Recently I realized that the distance I used for the star Betelgeuse – ninth-brightest star in the night sky and second-brightest in the constellation Orion the Hunter – in a popular blog post here at EarthSky had become outdated. I thought that this would be good time to mention how star distances are determined, while correcting Betelgeuse’s distance estimate. Truth is, finding the distances to even the nearest stars is not easy.
Ancient Greek astronomers knew how to do it but could not, because they lacked the technology. Oddly enough, normal-sighted people use something like this same concept – the concept of parallax, used to find distances to the nearby stars – every day without ever thinking about it.
Here’s what we do, on a human scale. Hold your thumb out at arms’ length and look at it with just one eye. Note the apparent position of your thumb with respect to the background, say a fence in your backyard, a row of distant trees or buildings. Then quickly switch to the other eye. You should note that your thumb seems to jog slightly to one side or the other. That’s because you are looking at your thumb with your two different eyes separated by a couple of inches, seeing a slightly different view with each.
Normally our brains consolidate the two views, and that’s why we have stereoscopic vision. The brain calculates distances based on how much the view differs. It is similar to how a surveyor can measure the distance to some object using triangulation. Our brains do it automatically.
The ancients thought, correctly, that this concept could be used to determine the distances to stars. Instead of using the views from two human eyes, they chose to make separate observations from two different locations. Mathematically, if you can measure the apparent angular offset (also called the parallax angle) of some object when viewed from two different locations separated by a known distance, you can calculate the distance to the object easily. Ancient astronomers, however, could not make it work because no matter how far they extended the distance between the two observations, they could not see any angular displacement. In other words, the view from one place looked exactly the same as a view from another. They failed, but they concluded correctly that the angle must be very small, and the stars very, very far away!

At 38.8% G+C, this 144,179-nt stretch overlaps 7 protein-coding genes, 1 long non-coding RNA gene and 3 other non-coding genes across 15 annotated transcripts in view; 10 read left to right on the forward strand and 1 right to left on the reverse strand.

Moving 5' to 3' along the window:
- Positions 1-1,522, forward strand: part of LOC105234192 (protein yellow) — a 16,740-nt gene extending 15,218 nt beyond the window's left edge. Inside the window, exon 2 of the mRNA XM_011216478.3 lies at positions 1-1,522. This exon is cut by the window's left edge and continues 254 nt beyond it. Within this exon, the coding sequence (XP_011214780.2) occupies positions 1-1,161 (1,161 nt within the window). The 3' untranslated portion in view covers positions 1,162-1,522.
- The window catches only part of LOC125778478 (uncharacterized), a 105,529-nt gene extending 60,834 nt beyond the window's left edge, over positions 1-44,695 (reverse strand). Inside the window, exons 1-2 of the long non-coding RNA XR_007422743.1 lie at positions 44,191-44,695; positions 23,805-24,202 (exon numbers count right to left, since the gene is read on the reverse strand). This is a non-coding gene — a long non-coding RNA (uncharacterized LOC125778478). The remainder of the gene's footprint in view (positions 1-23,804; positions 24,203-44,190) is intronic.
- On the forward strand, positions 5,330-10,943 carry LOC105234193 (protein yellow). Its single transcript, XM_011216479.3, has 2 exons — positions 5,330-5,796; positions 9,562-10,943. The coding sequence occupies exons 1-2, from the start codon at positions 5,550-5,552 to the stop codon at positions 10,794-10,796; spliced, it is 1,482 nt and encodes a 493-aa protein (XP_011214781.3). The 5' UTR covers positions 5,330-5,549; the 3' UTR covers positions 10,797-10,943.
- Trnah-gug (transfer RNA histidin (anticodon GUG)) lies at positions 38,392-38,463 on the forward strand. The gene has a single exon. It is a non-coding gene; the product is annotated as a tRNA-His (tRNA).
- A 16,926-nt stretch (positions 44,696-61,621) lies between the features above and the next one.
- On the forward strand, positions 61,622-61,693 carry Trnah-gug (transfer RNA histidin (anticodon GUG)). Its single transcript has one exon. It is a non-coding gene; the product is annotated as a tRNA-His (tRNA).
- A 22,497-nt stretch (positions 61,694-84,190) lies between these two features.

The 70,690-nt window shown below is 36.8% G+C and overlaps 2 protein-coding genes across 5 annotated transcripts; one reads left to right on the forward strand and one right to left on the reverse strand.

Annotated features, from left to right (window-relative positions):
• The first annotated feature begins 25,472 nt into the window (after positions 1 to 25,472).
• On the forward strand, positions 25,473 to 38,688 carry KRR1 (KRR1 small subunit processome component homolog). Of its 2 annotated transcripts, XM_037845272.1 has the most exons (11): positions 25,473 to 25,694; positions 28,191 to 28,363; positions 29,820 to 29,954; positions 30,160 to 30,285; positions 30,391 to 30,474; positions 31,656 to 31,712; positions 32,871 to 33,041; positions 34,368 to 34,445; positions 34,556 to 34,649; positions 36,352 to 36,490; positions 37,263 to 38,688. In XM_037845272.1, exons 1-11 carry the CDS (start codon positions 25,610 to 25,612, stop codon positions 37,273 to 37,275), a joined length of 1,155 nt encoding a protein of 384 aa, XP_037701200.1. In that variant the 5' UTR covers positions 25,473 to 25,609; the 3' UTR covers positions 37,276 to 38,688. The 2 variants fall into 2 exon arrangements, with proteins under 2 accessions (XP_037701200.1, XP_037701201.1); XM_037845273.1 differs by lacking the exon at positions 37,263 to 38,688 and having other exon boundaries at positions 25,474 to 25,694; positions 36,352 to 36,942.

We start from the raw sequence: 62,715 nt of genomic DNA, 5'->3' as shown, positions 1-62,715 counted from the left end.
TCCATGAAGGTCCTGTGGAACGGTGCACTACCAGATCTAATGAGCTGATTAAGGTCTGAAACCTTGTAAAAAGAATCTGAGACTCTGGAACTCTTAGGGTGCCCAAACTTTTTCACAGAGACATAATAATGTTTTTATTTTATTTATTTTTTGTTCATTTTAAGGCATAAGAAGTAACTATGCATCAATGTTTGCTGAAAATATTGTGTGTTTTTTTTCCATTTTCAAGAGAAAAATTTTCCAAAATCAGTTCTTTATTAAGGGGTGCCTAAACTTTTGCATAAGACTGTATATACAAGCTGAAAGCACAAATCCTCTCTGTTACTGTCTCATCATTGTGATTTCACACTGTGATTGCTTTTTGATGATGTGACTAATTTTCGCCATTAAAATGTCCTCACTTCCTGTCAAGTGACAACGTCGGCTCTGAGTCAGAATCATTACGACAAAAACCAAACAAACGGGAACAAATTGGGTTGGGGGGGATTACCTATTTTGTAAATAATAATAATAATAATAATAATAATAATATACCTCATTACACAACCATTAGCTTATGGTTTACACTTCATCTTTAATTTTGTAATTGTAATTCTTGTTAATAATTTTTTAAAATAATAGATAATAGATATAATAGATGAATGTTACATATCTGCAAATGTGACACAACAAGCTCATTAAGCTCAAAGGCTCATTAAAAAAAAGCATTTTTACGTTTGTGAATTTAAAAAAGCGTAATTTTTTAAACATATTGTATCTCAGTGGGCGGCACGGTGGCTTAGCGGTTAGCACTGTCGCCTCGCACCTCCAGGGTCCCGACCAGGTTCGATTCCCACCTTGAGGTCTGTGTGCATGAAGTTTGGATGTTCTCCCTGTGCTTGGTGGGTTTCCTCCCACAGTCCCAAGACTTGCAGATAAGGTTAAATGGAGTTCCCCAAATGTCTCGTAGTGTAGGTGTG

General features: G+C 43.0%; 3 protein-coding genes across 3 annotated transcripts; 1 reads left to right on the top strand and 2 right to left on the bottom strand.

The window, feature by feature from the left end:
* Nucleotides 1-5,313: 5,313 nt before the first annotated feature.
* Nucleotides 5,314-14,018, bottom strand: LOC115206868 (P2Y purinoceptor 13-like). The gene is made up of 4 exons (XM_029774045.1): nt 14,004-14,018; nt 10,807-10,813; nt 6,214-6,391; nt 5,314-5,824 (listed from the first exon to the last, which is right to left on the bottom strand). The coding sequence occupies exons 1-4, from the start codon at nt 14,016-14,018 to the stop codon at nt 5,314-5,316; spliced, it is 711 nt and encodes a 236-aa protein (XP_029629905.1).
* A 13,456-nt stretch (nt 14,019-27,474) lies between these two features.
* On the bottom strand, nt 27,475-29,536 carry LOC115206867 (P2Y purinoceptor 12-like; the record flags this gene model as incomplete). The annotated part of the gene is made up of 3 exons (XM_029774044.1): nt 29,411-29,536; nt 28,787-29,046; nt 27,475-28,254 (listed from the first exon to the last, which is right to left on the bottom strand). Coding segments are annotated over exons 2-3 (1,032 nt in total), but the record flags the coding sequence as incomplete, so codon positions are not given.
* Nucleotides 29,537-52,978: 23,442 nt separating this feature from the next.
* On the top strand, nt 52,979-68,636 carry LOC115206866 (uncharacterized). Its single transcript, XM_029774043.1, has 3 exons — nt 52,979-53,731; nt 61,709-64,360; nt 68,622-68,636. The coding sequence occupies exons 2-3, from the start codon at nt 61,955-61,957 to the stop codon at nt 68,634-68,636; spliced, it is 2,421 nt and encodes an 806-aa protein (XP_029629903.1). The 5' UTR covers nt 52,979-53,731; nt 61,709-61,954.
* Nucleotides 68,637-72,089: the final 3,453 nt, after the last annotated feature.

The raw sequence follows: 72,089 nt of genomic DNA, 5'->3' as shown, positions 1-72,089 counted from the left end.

All measurements of stellar parallax (and determination of the distances to stars) failed until German astronomer Friedrich Bessel succeeded in 1838. Instead of just his eye, he used a telescope. And instead of the distance between his eyes, his baseline was the diameter of the Earth’s orbit. He accomplished this huge baseline by measuring once, and then again 6 months later when the Earth was on the other side in its orbit, a distance of roughly 186 million miles (300 million km). Even then, he was barely able to make out a tiny angular displacement. But it was enough to determine a distance of 11 light-years to a nearby star called 61 Cygni.
From Bessel’s time until the 1980s, only a few thousand parallaxes had been determined. The process is hindered by a number of factors including the extremely small angles involved, imperfections in the instruments and perhaps most of all, the murkiness of Earth’s own atmosphere. Observations from the Earth, even from very clear and dark locations such as deserts and mountaintops are blurred by distortions from the atmosphere. It’s a bit like looking up from the bottom of a swimming pool.
In 1989, the European Space Agency (ESA) launched a satellite with a telescope above the Earth’s blurry blanket of air. It was called Hipparcos, named after the famed Greek astronomer Hipparchus, who applied trigonometry to the problem of stellar distances more than 2,000 years ago.
Over several years of observations, Hipparcos provided parallax and distance data for more than 100,000 relatively nearby stars.
This brings me back to the reason for this post. The original Hipparcos data gave a parallax of Betelgeuse of 7.63 milliarcseconds (mas), which is about one millionth the width of a full moon. This equates to a distance of about 430 light-years.
Subsequent studies found an error in the methods of reducing data for variable stars such as Betelgeuse. One effort to correct those errors gives 5.07 mas. Using this figure, Betelgeuse is about 643 plus or minus 46 light-years. This is likely the most accurate current estimate to date.
To give a sense of scale here, if our sun were the size of a BB (a pellet used in a BB gun), Betelgeuse would be roughly the size of a Toyota Camry, and located nearly 12,500 miles (20,000 km) away!
The range is still quite large, and, while it does not seem precise, we are probably safe in saying that Betelgeuse is somewhere between 430 and 690 light years away!
Bottom line: Finding the distances to even the nearest stars is not easy. Here’s how it’s done, and why the distance to the famous star Betelgeuse recently was modified from 430 light-years to 643 light-years (plus or minus 46 light-years).
Larry Sessions has written many favorite posts in EarthSky's Tonight area. He's a former planetarium director in Little Rock, Fort Worth and Denver and an adjunct faculty member at Metropolitan State University of Denver. He's a longtime member of NASA's Solar System Ambassadors program. His articles have appeared in numerous publications including Space.com, Sky & Telescope, Astronomy and Rolling Stone. His small book on world star lore, Constellations, was published by Running Press.